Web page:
more a case of being rather limited in their application.

--
Johnny B Good
  #103  
Old March 1st 18, 12:09 PM posted to uk.tech.digital-tv
Terry Casey[_2_]
external usenet poster
 
Posts: 768
Default childhood inventions

In article
,
says...


I did once try to send audio wirelessly with electrodes buried in the
ground, similar to the (telegraphic?) communication used in WW1. It only
reached a few feet and there was lots of mains hum:


My brother and I tried this over 50 years ago and it worked
quite well, considering the rather crude set up.

The transmitter end was quite good - a Mullard 5-10 connected
to the water main which din't encounter the earth proper until
it got to the other end of the house and an old chassis buried
at the far end of the back garden, so a fair distance between
them.

The receiver was crude beyond belief - a pair of longish wires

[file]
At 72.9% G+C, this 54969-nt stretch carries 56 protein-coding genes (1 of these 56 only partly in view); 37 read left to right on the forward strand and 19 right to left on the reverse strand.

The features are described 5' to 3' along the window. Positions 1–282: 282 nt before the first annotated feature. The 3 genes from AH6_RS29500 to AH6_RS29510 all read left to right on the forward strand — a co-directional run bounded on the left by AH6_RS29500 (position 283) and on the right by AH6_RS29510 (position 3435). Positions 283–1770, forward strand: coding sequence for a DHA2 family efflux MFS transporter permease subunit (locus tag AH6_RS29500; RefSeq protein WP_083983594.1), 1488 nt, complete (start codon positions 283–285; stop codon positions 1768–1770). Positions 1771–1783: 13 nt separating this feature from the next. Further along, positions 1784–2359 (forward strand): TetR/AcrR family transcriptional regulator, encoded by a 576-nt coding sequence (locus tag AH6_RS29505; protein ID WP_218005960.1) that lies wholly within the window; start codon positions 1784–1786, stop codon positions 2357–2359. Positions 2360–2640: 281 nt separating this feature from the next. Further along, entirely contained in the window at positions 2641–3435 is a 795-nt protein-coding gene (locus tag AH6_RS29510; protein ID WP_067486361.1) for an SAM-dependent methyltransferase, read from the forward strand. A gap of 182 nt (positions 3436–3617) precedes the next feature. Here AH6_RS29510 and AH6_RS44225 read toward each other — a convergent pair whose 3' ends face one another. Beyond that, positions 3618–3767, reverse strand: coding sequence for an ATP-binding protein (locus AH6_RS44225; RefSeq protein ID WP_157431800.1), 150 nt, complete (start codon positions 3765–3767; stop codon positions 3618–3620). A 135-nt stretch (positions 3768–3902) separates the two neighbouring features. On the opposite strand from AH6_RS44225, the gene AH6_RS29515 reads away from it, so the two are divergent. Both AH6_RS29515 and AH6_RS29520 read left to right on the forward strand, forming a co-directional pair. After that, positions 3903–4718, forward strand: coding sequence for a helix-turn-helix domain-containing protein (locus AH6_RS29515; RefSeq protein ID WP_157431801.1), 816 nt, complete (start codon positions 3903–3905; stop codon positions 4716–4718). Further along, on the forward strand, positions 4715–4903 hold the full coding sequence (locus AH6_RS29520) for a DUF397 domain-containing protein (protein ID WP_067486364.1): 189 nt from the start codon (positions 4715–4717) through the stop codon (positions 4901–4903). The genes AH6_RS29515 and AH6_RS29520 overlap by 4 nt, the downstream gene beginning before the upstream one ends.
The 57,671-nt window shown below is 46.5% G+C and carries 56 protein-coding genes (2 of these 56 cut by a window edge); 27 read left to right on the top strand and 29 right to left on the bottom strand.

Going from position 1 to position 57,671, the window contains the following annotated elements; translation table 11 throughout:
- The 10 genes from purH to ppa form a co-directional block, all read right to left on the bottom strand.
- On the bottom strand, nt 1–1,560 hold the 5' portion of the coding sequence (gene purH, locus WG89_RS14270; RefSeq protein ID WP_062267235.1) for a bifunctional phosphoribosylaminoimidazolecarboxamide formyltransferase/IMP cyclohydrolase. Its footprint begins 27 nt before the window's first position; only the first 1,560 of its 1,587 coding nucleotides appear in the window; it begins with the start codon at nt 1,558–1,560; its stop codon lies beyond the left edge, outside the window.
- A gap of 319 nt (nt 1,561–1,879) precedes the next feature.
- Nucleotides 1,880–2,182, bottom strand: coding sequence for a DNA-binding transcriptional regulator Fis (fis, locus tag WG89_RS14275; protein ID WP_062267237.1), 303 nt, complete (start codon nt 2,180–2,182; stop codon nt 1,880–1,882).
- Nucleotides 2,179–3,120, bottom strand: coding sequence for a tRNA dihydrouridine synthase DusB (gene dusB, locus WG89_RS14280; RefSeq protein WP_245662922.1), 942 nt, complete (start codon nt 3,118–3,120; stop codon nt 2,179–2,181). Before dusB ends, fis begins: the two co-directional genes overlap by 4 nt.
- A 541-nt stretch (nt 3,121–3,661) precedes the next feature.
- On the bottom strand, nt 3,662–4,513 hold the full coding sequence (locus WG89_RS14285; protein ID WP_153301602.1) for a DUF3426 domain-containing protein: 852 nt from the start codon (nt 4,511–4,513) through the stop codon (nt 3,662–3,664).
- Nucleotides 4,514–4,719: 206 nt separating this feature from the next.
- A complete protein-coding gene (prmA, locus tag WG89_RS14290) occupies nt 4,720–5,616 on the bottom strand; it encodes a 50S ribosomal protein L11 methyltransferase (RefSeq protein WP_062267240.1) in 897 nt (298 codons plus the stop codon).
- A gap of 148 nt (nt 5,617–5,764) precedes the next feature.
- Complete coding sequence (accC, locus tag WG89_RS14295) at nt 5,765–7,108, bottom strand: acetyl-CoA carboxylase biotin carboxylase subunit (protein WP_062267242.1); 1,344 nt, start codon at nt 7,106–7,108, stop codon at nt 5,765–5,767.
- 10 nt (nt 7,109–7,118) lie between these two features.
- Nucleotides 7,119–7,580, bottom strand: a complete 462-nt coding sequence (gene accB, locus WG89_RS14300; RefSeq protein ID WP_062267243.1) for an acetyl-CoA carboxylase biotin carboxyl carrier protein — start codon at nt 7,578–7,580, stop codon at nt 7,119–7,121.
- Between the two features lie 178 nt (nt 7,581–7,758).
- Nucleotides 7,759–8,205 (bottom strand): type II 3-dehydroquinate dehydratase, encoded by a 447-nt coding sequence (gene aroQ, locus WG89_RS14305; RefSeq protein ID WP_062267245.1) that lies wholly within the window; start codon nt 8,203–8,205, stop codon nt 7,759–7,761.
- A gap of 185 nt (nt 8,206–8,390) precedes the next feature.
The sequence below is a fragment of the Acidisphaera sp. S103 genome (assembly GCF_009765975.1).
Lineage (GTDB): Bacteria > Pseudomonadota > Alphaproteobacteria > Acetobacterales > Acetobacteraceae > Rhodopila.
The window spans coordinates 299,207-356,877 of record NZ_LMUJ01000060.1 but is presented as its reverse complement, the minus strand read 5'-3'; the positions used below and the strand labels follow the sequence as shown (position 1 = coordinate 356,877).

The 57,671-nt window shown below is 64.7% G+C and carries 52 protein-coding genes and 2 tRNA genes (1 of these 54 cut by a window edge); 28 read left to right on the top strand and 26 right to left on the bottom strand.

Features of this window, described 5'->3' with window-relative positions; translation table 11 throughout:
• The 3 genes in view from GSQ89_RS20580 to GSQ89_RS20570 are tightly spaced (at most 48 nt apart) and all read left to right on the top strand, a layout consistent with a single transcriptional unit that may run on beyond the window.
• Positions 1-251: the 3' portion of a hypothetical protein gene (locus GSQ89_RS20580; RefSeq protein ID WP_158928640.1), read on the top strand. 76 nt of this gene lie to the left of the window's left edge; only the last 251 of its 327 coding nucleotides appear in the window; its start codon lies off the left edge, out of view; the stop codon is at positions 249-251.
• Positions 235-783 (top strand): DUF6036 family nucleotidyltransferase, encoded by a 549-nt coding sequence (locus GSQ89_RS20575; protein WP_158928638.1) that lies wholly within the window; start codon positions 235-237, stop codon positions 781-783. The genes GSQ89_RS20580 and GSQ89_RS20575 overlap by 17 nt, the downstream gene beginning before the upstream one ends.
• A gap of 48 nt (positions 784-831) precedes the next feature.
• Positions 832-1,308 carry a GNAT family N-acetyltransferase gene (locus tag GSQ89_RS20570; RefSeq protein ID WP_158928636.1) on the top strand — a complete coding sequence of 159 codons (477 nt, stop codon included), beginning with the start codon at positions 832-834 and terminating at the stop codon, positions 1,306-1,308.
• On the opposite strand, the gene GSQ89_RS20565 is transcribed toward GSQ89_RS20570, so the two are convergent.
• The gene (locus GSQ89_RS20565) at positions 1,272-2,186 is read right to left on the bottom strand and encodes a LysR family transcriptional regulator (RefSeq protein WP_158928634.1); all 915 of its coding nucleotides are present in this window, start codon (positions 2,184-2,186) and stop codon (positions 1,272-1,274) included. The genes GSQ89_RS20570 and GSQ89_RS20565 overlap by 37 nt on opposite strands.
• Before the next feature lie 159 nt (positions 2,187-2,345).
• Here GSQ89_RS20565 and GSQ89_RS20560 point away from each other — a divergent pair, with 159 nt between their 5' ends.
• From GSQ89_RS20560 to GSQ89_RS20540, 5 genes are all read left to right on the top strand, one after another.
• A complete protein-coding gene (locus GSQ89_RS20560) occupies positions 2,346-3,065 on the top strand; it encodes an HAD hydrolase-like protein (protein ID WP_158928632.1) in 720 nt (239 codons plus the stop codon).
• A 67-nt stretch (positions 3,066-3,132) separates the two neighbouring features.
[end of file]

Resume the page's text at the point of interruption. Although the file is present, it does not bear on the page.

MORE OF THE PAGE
connected across the volume control of a transistor radio with
crocodile clips on the ends!

The problem was finding suitable areas of earth to use as
reception sites - back alleys, mainly, but did work our way
down to a road that had grass verges each side - which made it
much easier to insert our probes - meat skewers! - than the
compacted earth of the alleyways.

However, whereas before our probes were in a parallel plane to
those of the transmitter, we were now going sideways and
reception started to drop off rather rapidly (and the hum
increased!). I can't honestly remember how far we got all that
time ago but it was several hundred yards. Of course, had the
water main gone straight down, it would have reduced the
distance between transmission probes to half, or possibly
less.

--

Terry

---
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  #104  
Old March 1st 18, 12:55 PM posted to uk.tech.digital-tv
Max Demian
external usenet poster
 
Posts: 3,970
Default childhood inventions

On 01/03/2018 13:09, Terry Casey wrote:
In article
,
says...


I did once try to send audio wirelessly with electrodes buried in the
ground, similar to the (telegraphic?) communication used in WW1. It only